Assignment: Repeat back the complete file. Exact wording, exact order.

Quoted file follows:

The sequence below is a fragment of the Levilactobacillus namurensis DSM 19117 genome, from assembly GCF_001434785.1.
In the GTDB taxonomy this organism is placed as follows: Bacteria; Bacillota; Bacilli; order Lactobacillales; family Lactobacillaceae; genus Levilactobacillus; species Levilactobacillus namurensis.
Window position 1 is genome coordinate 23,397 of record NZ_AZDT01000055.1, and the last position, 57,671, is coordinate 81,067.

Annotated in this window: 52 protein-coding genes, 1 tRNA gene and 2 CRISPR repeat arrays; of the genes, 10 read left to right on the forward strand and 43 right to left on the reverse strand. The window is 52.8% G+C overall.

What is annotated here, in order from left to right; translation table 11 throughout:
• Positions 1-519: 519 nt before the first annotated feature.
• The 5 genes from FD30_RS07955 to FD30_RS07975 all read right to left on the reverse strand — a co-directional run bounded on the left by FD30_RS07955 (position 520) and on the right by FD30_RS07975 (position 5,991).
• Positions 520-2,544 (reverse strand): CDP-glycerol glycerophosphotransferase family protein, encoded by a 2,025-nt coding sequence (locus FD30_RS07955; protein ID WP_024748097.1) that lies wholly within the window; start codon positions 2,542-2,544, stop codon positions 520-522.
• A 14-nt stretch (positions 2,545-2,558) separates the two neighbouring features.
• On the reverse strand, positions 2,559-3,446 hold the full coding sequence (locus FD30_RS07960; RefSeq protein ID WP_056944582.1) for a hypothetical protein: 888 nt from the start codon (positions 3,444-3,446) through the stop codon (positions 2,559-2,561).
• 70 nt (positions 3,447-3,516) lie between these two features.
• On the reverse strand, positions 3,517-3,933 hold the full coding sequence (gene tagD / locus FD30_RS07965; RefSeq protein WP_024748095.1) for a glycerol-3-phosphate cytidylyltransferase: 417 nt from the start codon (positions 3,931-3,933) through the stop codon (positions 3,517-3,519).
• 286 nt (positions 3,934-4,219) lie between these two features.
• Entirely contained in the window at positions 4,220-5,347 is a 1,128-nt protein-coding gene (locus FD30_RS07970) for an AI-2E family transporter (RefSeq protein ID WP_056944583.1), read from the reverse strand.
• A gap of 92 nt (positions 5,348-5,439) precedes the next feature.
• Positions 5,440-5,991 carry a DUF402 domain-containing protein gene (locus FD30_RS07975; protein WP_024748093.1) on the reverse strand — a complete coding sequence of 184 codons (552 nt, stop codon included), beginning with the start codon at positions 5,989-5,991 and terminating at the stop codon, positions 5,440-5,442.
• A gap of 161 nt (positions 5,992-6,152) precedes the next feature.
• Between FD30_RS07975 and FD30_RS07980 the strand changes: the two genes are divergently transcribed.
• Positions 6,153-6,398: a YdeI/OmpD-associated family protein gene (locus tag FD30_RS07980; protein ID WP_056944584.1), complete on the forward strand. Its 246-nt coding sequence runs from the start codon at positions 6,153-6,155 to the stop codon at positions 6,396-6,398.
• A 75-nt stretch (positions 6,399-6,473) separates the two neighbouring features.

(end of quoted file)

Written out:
The sequence below is a fragment of the Levilactobacillus namurensis DSM 19117 genome, from assembly GCF_001434785.1.
In the GTDB taxonomy this organism is placed as follows: Bacteria; Bacillota; Bacilli; order Lactobacillales; family Lactobacillaceae; genus Levilactobacillus; species Levilactobacillus namurensis.
Window position 1 is genome coordinate 23,397 of record NZ_AZDT01000055.1, and the last position, 57,671, is coordinate 81,067.

Annotated in this window: 52 protein-coding genes, 1 tRNA gene and 2 CRISPR repeat arrays; of the genes, 10 read left to right on the forward strand and 43 right to left on the reverse strand. The window is 52.8% G+C overall.

What is annotated here, in order from left to right; translation table 11 throughout:
• Positions 1-519: 519 nt before the first annotated feature.
• The 5 genes from FD30_RS07955 to FD30_RS07975 all read right to left on the reverse strand — a co-directional run bounded on the left by FD30_RS07955 (position 520) and on the right by FD30_RS07975 (position 5,991).
• Positions 520-2,544 (reverse strand): CDP-glycerol glycerophosphotransferase family protein, encoded by a 2,025-nt coding sequence (locus FD30_RS07955; protein ID WP_024748097.1) that lies wholly within the window; start codon positions 2,542-2,544, stop codon positions 520-522.
• A 14-nt stretch (positions 2,545-2,558) separates the two neighbouring features.
• On the reverse strand, positions 2,559-3,446 hold the full coding sequence (locus FD30_RS07960; RefSeq protein ID WP_056944582.1) for a hypothetical protein: 888 nt from the start codon (positions 3,444-3,446) through the stop codon (positions 2,559-2,561).
• 70 nt (positions 3,447-3,516) lie between these two features.
• On the reverse strand, positions 3,517-3,933 hold the full coding sequence (gene tagD / locus FD30_RS07965; RefSeq protein WP_024748095.1) for a glycerol-3-phosphate cytidylyltransferase: 417 nt from the start codon (positions 3,931-3,933) through the stop codon (positions 3,517-3,519).
• 286 nt (positions 3,934-4,219) lie between these two features.
• Entirely contained in the window at positions 4,220-5,347 is a 1,128-nt protein-coding gene (locus FD30_RS07970) for an AI-2E family transporter (RefSeq protein ID WP_056944583.1), read from the reverse strand.
• A gap of 92 nt (positions 5,348-5,439) precedes the next feature.
• Positions 5,440-5,991 carry a DUF402 domain-containing protein gene (locus FD30_RS07975; protein WP_024748093.1) on the reverse strand — a complete coding sequence of 184 codons (552 nt, stop codon included), beginning with the start codon at positions 5,989-5,991 and terminating at the stop codon, positions 5,440-5,442.
• A gap of 161 nt (positions 5,992-6,152) precedes the next feature.
• Between FD30_RS07975 and FD30_RS07980 the strand changes: the two genes are divergently transcribed.
• Positions 6,153-6,398: a YdeI/OmpD-associated family protein gene (locus tag FD30_RS07980; protein ID WP_056944584.1), complete on the forward strand. Its 246-nt coding sequence runs from the start codon at positions 6,153-6,155 to the stop codon at positions 6,396-6,398.
• A 75-nt stretch (positions 6,399-6,473) separates the two neighbouring features.